post by Rachel Pastan
“Where is this?” Ingrid asks.
“This is Mexico. 1933,” Kate says. On the computer screen, women scrub clothes on the banks of a river. An old trolley rumbles by, scarred with graffiti. Palm trees wave.
We are looking at film from the Watson Kintner collection on a computer in the archives of the Penn Museum of Archeology and Anthropology with film archivist Kate Pourshariati. “The reason that it looks so great is that it’s Kodachrome,” she says. It does look great: the rushing water, the blue sky, oranges ripening in the sun.
This visit grows out of ICA’s Jennifer Burris’s interest in contemporary artists working with archival footage, together with Kate’s desire for artists to work with the Archives’ material. More practically, we hope to learn from Archives’ experience with digitizing material, storing it, and making it available on the web, a project ICA is also embarked upon.
The Archives’ material, of course, is quite different from ours: drawings by archeologists in the field, maps, notes, photographs, and these extraordinary 16 mm films—close to a century’s worth!—documenting daily life, clothing, dwellings, and the manufacture of artifacts and implements in over 30 countries around the world. They also have 25,000 lantern slides, many of them hand-tinted, of American Indians, scenes from the Ottoman Empire, and many other subjects. Kate has pulled images from the Philippines for us to look at.
Some of these are faked, intended to make people look more primitive than they were—too primitive to rule themselves—in a propagandist attempt by Dean C. Worcester, an infamous character, to justify the continuation of colonial rule. He also made a 1913 film for the same purpose, which Kate is working to repatriate.
Even though ICA is focused on the art of today, we don’t want to lose our lively and significant history—ground-breaking exhibitions that helped propel many important artists to wider recognition, including Andy Warhol’s first museum show. As a non-collecting museum, we rely on catalogues, installation photographs, and various ephemera like exhibition cards and posters (also blog posts) to document the work we do. There’s lots of this stuff in flat files and cartons in our archive room, and much more in Penn’s Rare Book and Manuscript Library, which people can look at if they go over there, know basically what they want, and fill out a request form.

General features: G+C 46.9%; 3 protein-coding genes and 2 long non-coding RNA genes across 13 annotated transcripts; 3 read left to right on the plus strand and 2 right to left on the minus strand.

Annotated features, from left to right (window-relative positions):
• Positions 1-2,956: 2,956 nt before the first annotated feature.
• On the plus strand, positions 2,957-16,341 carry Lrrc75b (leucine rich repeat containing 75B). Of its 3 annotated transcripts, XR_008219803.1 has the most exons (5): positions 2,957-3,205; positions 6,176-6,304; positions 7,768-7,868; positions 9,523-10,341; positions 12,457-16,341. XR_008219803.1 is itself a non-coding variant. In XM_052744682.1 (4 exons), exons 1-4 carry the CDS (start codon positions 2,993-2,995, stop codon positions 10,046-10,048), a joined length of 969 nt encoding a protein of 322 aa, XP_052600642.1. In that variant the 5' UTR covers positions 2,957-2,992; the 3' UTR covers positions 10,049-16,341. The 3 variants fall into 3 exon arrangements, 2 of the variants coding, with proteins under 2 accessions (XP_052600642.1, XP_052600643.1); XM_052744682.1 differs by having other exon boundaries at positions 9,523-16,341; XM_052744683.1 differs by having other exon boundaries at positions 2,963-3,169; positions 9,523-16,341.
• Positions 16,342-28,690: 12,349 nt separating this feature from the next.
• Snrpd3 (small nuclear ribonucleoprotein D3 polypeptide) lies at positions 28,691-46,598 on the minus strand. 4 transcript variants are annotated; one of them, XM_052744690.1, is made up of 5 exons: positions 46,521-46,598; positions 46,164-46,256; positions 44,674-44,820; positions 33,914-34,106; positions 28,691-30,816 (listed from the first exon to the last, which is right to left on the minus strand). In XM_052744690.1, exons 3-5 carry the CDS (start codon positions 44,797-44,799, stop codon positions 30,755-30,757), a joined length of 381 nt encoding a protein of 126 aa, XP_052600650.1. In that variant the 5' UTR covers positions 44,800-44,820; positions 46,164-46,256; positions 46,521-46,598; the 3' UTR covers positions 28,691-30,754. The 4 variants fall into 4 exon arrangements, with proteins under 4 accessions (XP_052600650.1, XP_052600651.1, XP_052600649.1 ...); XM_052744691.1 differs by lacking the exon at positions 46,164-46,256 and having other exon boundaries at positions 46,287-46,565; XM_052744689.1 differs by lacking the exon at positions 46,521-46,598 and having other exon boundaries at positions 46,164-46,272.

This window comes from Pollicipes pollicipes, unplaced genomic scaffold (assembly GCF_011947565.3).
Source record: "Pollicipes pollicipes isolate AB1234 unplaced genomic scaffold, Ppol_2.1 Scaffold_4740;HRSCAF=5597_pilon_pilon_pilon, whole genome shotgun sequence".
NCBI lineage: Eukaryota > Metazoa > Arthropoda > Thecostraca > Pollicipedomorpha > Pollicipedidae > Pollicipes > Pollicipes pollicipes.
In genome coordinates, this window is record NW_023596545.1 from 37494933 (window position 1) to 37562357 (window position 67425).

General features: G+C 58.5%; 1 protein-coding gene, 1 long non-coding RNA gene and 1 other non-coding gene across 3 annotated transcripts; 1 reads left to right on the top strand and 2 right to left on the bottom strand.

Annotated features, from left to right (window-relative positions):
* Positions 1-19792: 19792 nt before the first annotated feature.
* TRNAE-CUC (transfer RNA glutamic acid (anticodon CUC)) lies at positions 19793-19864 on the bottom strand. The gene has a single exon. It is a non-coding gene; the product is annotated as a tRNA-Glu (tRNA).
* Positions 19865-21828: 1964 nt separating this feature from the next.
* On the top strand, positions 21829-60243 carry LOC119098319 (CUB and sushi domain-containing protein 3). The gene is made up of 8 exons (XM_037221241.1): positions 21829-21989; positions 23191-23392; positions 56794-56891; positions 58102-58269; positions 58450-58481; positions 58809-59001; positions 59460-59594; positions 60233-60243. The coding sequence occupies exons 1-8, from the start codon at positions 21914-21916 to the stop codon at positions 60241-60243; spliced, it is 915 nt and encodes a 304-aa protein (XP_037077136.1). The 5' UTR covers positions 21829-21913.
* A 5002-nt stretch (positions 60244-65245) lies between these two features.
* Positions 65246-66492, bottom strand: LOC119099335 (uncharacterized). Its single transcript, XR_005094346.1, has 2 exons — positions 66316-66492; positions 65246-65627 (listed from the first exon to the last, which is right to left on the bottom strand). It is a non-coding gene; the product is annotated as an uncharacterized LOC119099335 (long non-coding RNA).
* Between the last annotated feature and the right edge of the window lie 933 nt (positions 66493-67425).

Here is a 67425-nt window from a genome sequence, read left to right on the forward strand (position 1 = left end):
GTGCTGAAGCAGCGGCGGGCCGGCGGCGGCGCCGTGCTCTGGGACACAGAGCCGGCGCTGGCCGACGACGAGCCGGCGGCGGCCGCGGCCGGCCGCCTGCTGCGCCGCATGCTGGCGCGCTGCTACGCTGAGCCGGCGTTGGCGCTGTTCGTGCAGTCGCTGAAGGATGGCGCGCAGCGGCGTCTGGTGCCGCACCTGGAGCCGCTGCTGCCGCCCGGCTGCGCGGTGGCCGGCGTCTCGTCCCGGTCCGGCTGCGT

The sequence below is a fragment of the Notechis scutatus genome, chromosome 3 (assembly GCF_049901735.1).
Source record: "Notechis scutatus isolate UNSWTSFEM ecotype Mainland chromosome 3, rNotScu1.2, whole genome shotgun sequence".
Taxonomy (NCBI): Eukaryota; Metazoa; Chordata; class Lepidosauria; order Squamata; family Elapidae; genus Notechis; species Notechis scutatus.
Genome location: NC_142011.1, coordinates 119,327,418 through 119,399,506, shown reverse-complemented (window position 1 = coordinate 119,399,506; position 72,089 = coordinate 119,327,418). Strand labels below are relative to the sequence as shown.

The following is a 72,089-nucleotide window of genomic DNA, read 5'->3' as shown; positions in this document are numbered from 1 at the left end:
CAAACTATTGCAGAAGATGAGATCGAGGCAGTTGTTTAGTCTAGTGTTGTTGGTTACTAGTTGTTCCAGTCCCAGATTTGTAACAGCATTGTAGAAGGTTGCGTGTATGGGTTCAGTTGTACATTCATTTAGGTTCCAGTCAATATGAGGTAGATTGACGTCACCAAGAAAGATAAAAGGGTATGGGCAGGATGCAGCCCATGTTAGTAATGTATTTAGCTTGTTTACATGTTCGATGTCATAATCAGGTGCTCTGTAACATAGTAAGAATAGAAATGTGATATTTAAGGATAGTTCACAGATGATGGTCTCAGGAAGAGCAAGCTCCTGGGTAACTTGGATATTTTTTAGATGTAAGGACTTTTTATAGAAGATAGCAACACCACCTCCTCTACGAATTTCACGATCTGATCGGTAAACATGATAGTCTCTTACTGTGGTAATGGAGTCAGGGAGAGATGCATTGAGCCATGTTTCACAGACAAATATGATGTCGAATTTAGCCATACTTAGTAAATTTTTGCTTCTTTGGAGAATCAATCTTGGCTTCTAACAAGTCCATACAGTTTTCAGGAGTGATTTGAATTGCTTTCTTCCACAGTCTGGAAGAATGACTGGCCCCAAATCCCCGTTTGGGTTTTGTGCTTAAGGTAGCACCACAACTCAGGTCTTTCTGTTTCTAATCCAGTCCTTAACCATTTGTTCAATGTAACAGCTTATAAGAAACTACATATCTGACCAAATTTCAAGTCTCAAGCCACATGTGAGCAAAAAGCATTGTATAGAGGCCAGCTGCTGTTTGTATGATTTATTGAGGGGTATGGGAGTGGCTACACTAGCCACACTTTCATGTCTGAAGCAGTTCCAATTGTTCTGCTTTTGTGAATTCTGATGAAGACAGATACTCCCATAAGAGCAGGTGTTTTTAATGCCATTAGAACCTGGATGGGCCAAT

But what if you’re in Omaha, or Oslo, or Osaka? What if you’re just in Manyunk but don’t want to bother crossing the river into West Philly? What then? We’d like you to be able to go to our website and access our wonders from there.
ICA is currently working on a new website, to be launched for our 50th anniversary in fall 2013. Part of the idea is that the site will be a living archive: a rich, emergent territory with portals to past shows and programs where people will want to spend time exploring, and where even those who never physically come to ICA can participate in the ICA experience. We envision the website as a real expansion of our physical space into the fluid world of the virtual, propelling us to the acute edge of what’s contemporary: a museum without boundaries.
The visit to the Penn Museum’s Archives is both an inspiration and a wake-up call. On the one hand, here is this extraordinary collection of over 700 reels of film from all over the world, available at the click of a mouse. As Senior Archivist Alex Pezzati says, “In the 1980s, when everything went to video, all the film became totally inaccessible. You couldn’t even project it, it was too delicate. Now, what was inaccessible has become our most accessible collection.”
On the other hand, the organization that digitized this material and put it online, the Internet Archive, won’t be doing another project like that anytime soon. After the tour, we sit around the big table talking about digital asset managers and format issues and standards for file naming and image management systems. (“Do your images first,” Alex advises. “Documents are complicated.”) Alex and Kate are full of information, opinions, and experiences both cautionary and otherwise. It’s sobering to realize that, even with all their expertise, their advice can sometimes sound like this: “Nobody really knows what to do.”
Meanwhile the lantern slides sit in the middle of the table, glowing faintly yellow and red. Kate has explained to us that, before motion pictures, people would crowd the museum’s auditorium for illustrated travelogues. Picture a time when lantern slides were the latest thing, the YouTube of the age! People sat together, straining to imagine themselves into distant countries—unknown worlds.
I like to think that’s what we’re doing now at ICA as we plan our new website: imagining ourselves into the unknown world of the virtual.
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